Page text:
The Good Life is the dream of many city dwellers, but if you are done with the dreaming and want to make this your reality, you’re going to need a bit of practical advice before you sell up and move to the country.
If you have come from a farming background, you will have some idea of the hours that need to be put in to manage livestock and produce year round. Unfortunately, your animals aren’t going to give you a day of just because it’s Christmas. However, if you are looking for a complete shift in lifestyle, to become self sufficient and work the land in an environmentally friendly way, smallholdings are ideal.
Here’s what you need to know
Prepare for Winter
When the days are long and the sun is bright, it is easy to forget that winter is always just around the corner. The old adage make hay when the sun shines, is absolutely correct and you need to make the most of your farmland to ensure a smooth winter. Gather and preserve your crops making sure that you have produced enough feed to see your livestock through the cold season.
As you are likely to be in pretty much the middle of nowhere (compared to your city life, at least) it’s also a good idea to have plenty of fuel for your home and tools. Bunded oil tanks are ideal for safely storing diesel and heating oil that may just come in handy in your moment of need.
As you bring in this year’s crops, you should already be thinking about what you are going to produce next year and how to make a decent profit from what you make. This process will probably take a few seasons to really fine tune and a bit of experimentation is always a good idea. Ask around the local area and see what everyone else is making and selling to see what is popular and maybe even spot an uncatered niche.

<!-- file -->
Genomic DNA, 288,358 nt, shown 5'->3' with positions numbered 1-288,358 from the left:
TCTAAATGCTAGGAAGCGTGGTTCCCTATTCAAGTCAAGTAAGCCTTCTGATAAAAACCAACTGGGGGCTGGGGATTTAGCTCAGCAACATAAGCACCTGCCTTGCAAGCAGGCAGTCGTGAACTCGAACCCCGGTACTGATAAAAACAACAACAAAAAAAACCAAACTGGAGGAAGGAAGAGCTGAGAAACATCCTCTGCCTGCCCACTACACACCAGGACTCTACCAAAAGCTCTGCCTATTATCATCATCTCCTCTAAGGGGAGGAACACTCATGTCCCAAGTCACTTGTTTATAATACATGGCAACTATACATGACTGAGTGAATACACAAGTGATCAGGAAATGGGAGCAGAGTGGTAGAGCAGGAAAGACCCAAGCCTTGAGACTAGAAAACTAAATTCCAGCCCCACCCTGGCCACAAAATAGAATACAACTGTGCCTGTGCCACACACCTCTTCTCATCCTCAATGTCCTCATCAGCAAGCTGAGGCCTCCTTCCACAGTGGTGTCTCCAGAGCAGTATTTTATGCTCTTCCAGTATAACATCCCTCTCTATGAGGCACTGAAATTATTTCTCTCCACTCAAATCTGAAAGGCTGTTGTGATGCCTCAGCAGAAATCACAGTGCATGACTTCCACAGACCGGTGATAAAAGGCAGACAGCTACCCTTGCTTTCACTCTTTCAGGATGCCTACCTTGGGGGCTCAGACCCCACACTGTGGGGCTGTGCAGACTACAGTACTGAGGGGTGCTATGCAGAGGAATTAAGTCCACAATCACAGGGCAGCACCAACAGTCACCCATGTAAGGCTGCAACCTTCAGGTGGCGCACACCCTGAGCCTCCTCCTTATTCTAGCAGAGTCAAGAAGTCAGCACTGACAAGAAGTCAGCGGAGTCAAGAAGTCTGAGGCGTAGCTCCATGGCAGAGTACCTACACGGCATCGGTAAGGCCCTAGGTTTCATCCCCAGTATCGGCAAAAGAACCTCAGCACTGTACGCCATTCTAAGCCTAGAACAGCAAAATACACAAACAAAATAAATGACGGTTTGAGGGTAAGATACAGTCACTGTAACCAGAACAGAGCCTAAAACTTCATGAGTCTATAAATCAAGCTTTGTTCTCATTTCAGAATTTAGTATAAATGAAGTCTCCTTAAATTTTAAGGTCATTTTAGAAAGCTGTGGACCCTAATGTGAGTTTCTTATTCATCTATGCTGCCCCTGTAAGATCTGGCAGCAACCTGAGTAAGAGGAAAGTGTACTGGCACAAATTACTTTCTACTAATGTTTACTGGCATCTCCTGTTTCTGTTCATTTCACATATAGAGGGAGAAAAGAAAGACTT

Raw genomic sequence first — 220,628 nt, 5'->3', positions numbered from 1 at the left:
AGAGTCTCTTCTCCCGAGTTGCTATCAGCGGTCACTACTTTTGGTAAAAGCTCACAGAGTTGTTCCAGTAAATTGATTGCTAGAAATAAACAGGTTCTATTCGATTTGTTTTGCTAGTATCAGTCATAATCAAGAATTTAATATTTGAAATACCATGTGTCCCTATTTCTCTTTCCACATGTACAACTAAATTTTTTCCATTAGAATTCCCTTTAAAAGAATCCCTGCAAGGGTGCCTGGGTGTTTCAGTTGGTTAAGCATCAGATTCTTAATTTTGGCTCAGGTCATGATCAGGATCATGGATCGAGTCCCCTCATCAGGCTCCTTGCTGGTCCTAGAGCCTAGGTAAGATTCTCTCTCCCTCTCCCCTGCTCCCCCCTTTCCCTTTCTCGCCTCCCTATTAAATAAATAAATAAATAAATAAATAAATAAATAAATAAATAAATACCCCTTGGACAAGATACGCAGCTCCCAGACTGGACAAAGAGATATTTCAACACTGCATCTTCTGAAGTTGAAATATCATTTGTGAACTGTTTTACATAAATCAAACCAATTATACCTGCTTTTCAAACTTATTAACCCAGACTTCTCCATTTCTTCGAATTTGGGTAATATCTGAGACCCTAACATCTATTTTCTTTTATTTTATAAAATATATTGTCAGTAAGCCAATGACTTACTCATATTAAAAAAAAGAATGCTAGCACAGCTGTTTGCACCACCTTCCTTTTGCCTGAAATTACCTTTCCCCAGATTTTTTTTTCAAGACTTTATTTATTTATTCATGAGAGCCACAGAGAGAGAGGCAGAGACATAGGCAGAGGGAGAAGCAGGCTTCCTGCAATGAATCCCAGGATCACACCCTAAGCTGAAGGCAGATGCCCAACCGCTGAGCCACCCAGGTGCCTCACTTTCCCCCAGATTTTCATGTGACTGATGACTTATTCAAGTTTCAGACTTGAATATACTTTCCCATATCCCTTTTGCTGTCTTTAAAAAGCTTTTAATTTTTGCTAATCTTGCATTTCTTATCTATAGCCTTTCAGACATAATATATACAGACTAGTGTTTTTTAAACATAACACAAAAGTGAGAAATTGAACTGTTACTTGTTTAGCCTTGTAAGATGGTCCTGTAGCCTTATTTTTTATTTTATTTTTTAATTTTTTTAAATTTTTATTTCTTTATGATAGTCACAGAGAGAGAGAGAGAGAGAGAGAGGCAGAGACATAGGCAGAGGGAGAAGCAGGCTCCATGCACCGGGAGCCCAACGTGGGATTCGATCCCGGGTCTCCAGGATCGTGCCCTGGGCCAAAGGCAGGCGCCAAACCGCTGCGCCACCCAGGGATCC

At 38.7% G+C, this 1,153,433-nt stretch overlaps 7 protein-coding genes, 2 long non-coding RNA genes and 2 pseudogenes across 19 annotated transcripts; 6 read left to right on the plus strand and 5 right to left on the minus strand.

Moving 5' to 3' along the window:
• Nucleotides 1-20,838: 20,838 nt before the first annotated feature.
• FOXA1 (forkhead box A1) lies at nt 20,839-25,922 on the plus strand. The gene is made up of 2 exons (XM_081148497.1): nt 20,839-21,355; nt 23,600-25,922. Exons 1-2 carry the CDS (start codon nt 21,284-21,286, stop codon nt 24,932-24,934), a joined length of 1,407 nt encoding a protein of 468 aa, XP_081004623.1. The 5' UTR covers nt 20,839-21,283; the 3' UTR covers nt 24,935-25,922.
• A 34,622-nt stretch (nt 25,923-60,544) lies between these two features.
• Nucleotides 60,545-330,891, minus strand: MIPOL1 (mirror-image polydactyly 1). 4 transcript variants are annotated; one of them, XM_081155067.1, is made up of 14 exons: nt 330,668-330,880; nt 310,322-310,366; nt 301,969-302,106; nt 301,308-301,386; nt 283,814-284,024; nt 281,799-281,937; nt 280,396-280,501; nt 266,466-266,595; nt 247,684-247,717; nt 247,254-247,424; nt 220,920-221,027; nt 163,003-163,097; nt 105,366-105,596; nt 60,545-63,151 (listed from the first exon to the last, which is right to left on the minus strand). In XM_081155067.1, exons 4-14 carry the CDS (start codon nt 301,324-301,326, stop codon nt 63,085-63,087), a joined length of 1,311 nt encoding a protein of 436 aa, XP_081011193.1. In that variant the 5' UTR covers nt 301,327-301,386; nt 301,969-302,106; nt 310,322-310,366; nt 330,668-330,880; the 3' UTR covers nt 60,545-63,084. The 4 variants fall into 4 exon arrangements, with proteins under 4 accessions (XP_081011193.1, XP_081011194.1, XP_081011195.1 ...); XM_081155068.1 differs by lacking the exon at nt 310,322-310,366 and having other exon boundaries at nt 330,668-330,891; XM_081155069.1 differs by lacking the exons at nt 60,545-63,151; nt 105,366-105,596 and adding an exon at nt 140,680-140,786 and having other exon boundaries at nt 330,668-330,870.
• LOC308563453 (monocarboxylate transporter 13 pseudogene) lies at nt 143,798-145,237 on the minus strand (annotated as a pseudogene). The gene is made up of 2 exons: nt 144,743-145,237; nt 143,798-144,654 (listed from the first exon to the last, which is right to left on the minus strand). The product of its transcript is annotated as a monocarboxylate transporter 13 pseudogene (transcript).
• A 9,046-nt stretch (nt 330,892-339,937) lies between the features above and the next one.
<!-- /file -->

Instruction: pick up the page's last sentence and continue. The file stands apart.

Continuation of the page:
Preservation is your watchword and you might have jams and chutneys coming out of your ears come autumn. Consider making other preserves like sloe gins or big batch cooked meals you can store in the freezer. Modern preservation methods haven’t really changed all that much (other than freezing) so try all sorts of old recipes and give them a twist to suit you.
Reuse and Recycle
When you run a small holding, especially to begin with, money will likely be tight. This doesn’t mean that your small holding will be awful, on the contrary – it will make you appreciate things all the more. Reusing and recycling things on your small holding will become second nature as a money saving measure and as a planet saving habit.
Make compost to spread on your land, use old pallets to create herbaceous planters – you can even recycle your own waste! Everything has a use, you just need to find it.
As you develop and build up your small holding and your skill set and confidence increases, this lifestyle will really repay you for the efforts you put in. You won’t even crave the city anymore. Well… maybe just a bit.